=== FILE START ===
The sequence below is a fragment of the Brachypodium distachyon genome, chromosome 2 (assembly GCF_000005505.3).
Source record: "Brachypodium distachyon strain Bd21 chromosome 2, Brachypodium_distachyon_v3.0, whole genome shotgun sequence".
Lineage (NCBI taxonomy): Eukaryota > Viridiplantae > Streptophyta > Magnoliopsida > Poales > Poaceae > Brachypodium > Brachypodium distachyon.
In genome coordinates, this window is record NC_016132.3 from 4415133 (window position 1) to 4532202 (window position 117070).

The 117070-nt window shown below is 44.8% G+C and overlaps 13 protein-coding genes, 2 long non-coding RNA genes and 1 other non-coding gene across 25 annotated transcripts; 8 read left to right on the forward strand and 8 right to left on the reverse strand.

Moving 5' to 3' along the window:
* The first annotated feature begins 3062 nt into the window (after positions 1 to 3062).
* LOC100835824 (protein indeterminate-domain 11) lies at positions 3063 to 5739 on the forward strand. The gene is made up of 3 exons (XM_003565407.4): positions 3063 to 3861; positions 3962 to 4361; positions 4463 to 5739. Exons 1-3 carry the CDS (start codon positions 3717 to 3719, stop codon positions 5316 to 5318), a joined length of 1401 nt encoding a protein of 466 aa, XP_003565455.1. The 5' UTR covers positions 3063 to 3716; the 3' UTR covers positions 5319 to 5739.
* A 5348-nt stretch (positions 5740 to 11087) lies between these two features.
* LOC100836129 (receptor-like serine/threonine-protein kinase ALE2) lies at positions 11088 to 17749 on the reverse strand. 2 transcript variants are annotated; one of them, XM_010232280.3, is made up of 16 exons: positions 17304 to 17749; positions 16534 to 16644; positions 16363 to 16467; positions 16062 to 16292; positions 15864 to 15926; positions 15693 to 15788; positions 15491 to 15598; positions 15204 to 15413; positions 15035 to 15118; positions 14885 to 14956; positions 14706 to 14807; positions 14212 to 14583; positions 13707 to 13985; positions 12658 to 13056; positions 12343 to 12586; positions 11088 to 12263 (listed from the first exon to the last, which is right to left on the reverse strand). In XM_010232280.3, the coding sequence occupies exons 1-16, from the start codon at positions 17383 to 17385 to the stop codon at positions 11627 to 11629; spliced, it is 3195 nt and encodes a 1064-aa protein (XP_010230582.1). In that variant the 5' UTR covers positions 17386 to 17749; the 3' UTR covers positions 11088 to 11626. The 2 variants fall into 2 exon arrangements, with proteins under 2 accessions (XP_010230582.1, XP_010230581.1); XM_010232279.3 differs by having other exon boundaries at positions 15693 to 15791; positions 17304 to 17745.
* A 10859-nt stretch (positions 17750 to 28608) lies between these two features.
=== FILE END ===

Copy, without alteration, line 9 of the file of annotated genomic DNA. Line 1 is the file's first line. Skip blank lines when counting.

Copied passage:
* A 5348-nt stretch (positions 5740 to 11087) lies between these two features.